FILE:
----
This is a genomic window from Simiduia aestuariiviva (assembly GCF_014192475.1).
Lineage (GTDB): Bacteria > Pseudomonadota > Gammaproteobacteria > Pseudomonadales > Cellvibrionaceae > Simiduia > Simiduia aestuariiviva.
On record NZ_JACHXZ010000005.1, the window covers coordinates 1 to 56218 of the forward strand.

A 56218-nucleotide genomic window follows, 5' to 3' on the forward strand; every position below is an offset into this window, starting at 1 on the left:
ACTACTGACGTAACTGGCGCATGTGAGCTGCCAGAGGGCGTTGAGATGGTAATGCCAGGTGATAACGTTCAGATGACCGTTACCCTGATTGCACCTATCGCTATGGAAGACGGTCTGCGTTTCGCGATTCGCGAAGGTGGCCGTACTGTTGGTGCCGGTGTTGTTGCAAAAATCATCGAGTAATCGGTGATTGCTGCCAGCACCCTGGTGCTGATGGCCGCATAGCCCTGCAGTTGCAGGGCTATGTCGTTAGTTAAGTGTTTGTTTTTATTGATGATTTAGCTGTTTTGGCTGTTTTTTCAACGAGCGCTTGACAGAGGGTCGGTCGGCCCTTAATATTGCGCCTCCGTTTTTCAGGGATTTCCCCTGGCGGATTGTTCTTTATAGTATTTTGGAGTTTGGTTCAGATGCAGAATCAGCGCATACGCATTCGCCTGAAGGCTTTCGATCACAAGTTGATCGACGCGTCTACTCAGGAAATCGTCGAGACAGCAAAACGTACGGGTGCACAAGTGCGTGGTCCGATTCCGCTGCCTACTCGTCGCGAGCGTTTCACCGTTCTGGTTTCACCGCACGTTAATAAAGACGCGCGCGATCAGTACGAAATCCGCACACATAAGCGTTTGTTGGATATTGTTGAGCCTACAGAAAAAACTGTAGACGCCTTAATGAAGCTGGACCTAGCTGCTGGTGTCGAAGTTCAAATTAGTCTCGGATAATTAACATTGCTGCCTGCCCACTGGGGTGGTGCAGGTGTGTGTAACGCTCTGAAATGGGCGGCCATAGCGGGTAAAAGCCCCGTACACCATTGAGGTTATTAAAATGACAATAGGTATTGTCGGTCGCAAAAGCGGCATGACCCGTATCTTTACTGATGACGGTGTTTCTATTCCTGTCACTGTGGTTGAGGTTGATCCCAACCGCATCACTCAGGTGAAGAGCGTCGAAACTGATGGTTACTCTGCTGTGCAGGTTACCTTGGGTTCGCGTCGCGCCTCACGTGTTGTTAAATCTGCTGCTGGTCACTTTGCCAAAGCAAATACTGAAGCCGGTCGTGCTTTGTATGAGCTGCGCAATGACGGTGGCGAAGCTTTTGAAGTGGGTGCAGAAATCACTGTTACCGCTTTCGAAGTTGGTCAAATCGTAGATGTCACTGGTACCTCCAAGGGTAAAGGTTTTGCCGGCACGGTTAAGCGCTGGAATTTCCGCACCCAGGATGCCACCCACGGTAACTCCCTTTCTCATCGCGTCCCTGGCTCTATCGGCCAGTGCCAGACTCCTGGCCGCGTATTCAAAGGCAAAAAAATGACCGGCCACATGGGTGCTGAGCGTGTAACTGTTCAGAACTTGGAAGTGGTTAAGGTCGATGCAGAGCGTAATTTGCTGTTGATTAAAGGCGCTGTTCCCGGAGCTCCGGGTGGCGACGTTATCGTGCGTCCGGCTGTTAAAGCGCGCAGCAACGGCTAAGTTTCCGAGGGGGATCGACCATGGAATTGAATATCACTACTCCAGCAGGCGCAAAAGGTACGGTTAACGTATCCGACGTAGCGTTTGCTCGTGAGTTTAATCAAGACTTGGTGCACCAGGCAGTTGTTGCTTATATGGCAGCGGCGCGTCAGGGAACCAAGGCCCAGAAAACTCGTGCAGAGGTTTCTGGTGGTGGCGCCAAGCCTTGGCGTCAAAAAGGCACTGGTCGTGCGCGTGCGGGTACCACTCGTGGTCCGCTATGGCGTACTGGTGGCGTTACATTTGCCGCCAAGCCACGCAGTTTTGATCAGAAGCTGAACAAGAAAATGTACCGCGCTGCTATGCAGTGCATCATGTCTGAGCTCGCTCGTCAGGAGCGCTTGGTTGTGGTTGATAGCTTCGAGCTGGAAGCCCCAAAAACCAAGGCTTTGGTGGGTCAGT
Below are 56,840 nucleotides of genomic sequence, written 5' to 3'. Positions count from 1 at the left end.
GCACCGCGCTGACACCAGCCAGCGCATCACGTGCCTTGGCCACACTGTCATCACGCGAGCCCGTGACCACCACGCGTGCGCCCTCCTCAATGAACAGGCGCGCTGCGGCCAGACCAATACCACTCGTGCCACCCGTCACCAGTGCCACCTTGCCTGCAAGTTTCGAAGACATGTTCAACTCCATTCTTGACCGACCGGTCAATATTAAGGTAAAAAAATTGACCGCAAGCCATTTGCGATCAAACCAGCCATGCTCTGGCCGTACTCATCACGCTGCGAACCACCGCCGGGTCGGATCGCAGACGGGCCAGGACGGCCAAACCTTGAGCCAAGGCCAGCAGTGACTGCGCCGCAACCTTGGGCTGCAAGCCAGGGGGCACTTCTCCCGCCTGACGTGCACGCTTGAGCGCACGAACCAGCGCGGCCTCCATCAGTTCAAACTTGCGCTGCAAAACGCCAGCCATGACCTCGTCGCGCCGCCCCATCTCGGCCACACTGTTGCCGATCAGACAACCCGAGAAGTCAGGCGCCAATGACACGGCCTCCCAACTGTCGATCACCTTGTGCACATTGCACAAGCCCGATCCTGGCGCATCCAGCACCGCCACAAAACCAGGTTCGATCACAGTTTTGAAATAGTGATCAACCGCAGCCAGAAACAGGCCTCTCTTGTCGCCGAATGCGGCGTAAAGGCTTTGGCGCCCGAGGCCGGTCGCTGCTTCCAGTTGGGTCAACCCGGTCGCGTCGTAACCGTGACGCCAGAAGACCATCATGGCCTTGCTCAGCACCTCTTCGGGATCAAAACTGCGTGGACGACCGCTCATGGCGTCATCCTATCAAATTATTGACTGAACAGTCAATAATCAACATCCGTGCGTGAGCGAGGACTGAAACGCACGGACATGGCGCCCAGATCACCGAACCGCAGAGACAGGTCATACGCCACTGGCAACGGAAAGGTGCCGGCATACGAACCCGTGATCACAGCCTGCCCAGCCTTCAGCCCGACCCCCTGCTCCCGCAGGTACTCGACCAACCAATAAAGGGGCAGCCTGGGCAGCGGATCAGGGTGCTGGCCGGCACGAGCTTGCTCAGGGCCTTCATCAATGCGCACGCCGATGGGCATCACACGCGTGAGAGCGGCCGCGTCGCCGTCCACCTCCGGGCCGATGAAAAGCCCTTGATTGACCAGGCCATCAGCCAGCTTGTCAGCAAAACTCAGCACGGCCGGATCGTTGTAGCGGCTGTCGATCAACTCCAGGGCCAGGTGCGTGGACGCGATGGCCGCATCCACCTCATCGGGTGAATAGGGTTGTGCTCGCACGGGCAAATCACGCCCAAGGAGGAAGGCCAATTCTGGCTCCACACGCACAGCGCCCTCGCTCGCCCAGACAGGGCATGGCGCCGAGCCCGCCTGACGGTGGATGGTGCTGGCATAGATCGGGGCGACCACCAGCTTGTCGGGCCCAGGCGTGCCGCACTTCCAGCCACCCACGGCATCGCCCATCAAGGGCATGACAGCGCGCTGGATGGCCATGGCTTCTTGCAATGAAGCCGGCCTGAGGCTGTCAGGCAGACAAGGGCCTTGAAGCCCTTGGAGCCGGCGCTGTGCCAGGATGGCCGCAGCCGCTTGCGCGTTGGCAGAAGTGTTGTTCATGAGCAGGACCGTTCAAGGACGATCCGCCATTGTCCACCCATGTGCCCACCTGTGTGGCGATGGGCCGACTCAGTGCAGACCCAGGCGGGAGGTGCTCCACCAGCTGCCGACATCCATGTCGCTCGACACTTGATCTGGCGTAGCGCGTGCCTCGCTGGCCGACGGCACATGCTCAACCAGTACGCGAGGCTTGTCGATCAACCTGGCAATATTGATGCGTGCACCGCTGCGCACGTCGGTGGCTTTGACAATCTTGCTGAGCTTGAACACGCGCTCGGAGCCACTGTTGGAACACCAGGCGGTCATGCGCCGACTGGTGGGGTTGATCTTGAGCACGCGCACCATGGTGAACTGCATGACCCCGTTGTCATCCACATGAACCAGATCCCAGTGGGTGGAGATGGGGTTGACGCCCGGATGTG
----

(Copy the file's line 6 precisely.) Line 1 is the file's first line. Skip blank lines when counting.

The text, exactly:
Below are 56,840 nucleotides of genomic sequence, written 5' to 3'. Positions count from 1 at the left end.